8. y x point of failure point of detection desired trajectory actual trajectory Example Scenario Behavior modes: accelerate-x, cruise-x, decelerate-x, accelerate-y, cruise-y, ... Model 2: s = (, )  behavior (failed) components parameter values . . . ([accelerate-x, ¬ab(T1,…,T12)], [100, 100, 100, … , 100]) ([cruise-x, ¬ab(T1,…,T12)], [100, 100, 100, … , 100]) ([decelerate-x, ¬ab(T1,…,T12)], [100, 100, 100, … ,100]) ([accelerate-y, ab(T6),¬ab(T1,..,T5,T7…,T12)], [100, ..., 100, 33, …,100]) . . .

9. Approach: Bayesian Tracking & Model Selection Determine the posterior probability distribution over models and model parameters, given the system observations p(model | observations)  p(observations | model) p(model) posterior likelihood prior • Challenges: • nonlinear dynamics • multiple models  multimodal distribution How do we represent and propagate complex multimodal distr’ns? • Represent the posterior distribution as discrete samples and propagate the distribution through time using particle filtering • [Gordon et al., 93] , [Isard and Blake, 98].

10. Hence, • p(st | Ot )= k p( obst| st) p(st | Ot-1 ) • posterior likelihood temporal prior • where • st=(t,t) is the model at time t, • obst is the vector of observations at time t, • Ot = (obstobst-1,…,obs0) is the observation history to time t. Bayesian Tracking • Markov assumption for temporal dynamics • p(st | st-1,…, s0) = p(st | st-1)

11. p(st | st-1) temporal dynamics p(st | Ot-1 ) fair random sample of temporal prior Particle Filtering [Gordon et al., 93], [Isard and Blake, 98] p(st-1 | Ot-1 ) posterior at t-1 p(obst| st) likelihood p(st | Ot ) posterior

12. Focusing Bayesian Tracking • Problem: • state space is sparsely sampled • large number of potential models • delayed manifestation of faults • fault modes are unexpected  low prior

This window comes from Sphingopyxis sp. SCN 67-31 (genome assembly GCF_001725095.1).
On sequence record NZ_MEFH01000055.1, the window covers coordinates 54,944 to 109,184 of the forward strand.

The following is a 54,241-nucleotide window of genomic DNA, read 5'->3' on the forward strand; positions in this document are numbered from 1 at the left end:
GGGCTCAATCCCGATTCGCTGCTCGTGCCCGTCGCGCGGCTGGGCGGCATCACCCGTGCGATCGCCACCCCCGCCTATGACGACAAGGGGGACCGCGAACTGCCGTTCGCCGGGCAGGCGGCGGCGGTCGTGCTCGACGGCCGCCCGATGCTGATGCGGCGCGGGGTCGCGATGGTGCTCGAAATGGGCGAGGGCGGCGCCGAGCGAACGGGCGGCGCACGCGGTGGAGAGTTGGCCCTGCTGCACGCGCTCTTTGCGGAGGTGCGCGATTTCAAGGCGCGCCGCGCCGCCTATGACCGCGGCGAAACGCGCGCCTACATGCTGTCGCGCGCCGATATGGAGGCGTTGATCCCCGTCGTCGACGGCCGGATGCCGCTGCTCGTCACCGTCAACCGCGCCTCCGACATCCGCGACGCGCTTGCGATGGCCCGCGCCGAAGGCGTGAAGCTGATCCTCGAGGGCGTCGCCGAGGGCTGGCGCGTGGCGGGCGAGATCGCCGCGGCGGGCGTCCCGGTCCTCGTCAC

13. observations Qualitative Monitoring & Diagnosis Plant controller actions Controller Bayesian Tracker Architecture

14. Focusing Bayesian Tracking • Problem: • state space is sparsely sampled • large number of potential models • delayed manifestation of faults • fault modes are unexpected  low prior • Solution: • Exploit qualitative reasoning techniques to identify models, • “candidate qualitative diagnoses” that are qualitatively consistent • with the observation history • Use candidate qualitative diagnoses to bias the temporal prior •  reduced search space •  focus sampling on consistent diagnoses p(st | Ot, oracle)= k p( obst| st , oracle) p(st | Ot-1 , oracle) posterior likelihood temporal prior

15. Qualitative Diagnosis ‘Oracle’ • Qualitative (linearized) representation in terms of temporal causal • graphs [Mosterman & Biswas, 99]. • Qualitatively propagate aberrant behavior back through time to generate candidate failed components • Qualitatively propagate candidate diagnoses forward to generate • model at time t -- (t,t). • Output is a set of weighted candidate models at time t, st=(t, t). • Weights favor minimal diagnoses and have a temporal discounting.

16. Summary Task: Diagnose continuous systems w/ embedded supervisory controllers. • Approach: Bayesian tracking and model selection • Challenge: • How to represent & propagate complex multimodal distributions. • How to predict unlikely events (component failure). • Solution: • Represent the posterior distribution as discrete samples. • Propagate the distribution through time using particle filtering. • Exploit qualitative monitoring and diagnosis techniques to reduce • search space and focus on qualitatively consistent models.